A quick experiment with WebR: how much can I do in under an hour?


I got a leaflet through my door the other day with a bar graph that just didn’t look right. It inspired me to create a tool to easily create a bar graph online, so that people can do a quick side-by-side comparison. I’ve been wanting an excuse to give WebR a go, and this seems like a good place to start, so I thought I’d live blog my way through my first hour of playing with WebR. Ready, get set, go!


Building Stories with Data


February 2, 2024

It’s 1.45pm, my daughters have just started watching a cartoon, and I thought I’d see whether I can put together a quick WebR page before it finishes. Racing against Mickey Mouse wasn’t quite how I thought I would end up creating my first WebR project, but here we are. On your marks, get set, go!

To do this, I’m starting with James Goldie’s write up of how he created a package demo page. My website is already built with Quarto, so I’ve installed the WebR extension (by running quarto add coatless/quarto-webr in the terminal) and added filters: ["webr"] to the YAML in the front matter of this post.

Here goes my attempt at a first bit of editable and executable code…

I wasted about 10 minutes on a typo, but we have an editable code chunk! The code chunk needs to use ```{webr-r}, not ```{web-r}. Still, we have some code running, and Mickey hasn’t won the race yet! Change the 5 to a different number, and you should get the that number plus 1 printed under the code box when you hit “Run code”.

Now let’s see if we can do something more substantial… I’ve installed the {tidyverse} by including the following in the YAML:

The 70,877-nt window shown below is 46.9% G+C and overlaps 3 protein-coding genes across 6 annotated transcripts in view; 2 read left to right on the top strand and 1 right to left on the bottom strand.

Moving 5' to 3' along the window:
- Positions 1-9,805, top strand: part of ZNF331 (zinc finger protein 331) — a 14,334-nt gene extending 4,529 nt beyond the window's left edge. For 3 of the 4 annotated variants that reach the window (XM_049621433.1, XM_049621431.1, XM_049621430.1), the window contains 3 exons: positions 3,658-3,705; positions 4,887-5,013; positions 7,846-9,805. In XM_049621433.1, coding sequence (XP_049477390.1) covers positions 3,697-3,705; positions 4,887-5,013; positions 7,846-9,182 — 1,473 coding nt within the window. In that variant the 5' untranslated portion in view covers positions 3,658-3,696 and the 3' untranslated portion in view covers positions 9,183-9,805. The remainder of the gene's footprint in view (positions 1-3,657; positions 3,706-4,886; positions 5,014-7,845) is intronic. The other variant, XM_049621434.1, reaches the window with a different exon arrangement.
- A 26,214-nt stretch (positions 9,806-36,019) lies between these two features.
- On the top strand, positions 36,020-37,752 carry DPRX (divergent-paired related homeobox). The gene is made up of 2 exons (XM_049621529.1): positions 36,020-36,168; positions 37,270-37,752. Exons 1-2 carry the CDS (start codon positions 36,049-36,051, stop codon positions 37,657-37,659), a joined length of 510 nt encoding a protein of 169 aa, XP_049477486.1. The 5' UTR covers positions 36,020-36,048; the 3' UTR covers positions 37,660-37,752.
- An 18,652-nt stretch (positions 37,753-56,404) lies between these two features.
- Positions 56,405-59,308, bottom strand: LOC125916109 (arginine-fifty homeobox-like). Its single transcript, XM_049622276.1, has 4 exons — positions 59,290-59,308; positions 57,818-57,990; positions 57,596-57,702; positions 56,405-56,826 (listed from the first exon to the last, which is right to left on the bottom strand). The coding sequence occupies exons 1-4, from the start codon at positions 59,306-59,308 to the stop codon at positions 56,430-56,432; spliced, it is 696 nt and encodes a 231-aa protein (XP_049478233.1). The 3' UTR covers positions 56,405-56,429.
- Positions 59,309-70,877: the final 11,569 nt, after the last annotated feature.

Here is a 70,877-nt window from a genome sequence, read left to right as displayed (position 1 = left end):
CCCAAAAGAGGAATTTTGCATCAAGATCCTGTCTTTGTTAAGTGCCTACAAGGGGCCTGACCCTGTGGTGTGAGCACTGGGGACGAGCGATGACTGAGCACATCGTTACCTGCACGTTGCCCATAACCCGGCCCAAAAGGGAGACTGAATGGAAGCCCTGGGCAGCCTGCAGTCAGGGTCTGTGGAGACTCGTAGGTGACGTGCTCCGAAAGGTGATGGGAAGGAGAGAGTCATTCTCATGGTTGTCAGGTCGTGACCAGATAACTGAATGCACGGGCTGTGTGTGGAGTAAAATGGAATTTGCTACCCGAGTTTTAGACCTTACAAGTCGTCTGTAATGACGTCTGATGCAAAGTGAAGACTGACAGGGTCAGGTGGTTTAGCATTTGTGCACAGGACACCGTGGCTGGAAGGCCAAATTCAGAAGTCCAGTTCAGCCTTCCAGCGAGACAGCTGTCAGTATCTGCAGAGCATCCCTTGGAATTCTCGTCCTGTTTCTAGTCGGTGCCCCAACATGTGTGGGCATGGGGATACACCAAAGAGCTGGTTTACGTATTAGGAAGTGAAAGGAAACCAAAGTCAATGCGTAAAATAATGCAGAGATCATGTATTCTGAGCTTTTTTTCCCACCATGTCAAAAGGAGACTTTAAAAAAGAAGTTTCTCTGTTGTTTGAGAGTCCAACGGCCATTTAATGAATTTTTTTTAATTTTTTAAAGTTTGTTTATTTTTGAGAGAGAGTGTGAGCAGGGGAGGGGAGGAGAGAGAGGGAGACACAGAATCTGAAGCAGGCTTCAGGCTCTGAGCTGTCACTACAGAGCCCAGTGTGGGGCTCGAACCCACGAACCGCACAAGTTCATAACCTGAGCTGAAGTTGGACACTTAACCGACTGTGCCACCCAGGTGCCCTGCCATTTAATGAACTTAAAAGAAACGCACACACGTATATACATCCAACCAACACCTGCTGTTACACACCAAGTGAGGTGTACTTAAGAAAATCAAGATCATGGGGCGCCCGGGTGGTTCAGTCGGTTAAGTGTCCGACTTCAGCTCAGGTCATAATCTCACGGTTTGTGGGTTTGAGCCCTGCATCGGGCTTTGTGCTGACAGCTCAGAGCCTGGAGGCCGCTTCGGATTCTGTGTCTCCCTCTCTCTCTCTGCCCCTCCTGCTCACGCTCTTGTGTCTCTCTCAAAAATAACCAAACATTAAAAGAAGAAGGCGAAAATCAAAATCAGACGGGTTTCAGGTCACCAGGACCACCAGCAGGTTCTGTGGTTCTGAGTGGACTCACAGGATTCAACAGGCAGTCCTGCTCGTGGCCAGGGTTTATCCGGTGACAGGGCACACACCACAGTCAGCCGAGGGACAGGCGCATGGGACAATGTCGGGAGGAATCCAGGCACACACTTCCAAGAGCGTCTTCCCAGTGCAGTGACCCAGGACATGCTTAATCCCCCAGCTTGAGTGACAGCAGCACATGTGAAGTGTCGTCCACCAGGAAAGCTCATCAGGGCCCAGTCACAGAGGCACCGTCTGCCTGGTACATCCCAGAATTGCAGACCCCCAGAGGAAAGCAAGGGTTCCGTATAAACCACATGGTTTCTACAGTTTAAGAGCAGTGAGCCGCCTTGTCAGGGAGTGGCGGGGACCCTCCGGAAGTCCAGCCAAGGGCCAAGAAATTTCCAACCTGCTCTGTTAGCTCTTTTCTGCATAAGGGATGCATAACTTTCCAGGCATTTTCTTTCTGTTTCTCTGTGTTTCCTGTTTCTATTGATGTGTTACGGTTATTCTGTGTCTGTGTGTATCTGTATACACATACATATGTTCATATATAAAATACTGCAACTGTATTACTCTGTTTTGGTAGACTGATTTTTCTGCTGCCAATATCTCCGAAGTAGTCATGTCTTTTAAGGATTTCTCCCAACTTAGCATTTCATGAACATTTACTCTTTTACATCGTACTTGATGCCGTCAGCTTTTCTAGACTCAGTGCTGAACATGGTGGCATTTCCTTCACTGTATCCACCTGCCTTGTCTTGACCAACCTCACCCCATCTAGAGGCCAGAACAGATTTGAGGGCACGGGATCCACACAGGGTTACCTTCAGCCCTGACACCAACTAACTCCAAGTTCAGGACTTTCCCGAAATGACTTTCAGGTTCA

- "tidyverse"

It works! The fact that I had installed the whole {tidyverse} was slowing things down, so I’ve changed the front matter to only include the packages I actually need (at this stage, {ggplot2} and {dplyr}). We now have a web page with a piece of executable code that generates a plot. It’s 14.05 and I’m feeling pretty positive about this!

Tada! A plot where people can edit the labels and the values.

Now, let’s add {ggtext} to the mix - my go-to annotation package - and some styling.

We’ve moved on to Super Kitties (my favourite kids cartoon title sequence at the moment!), and I got sidetracked by trying to hide the code (ultimately, I only really want the data to be editable). But it’s only 2.35 and I’ve made something that works. So I’m going to leave it there. The plot looks pretty much like the original, except the bars are the right length for the data they represent.

Next step: make this into something that doesn’t show as much code and it easier for people to interact with… Watch this space!



For attribution, please cite this work as:
Thompson, Cara. 2024. “A Quick Experiment with WebR: How Much Can I Do in Under an Hour?” February 2, 2024. https://www.cararthompson.com/posts/2024-02-01-experimenting-with-webr.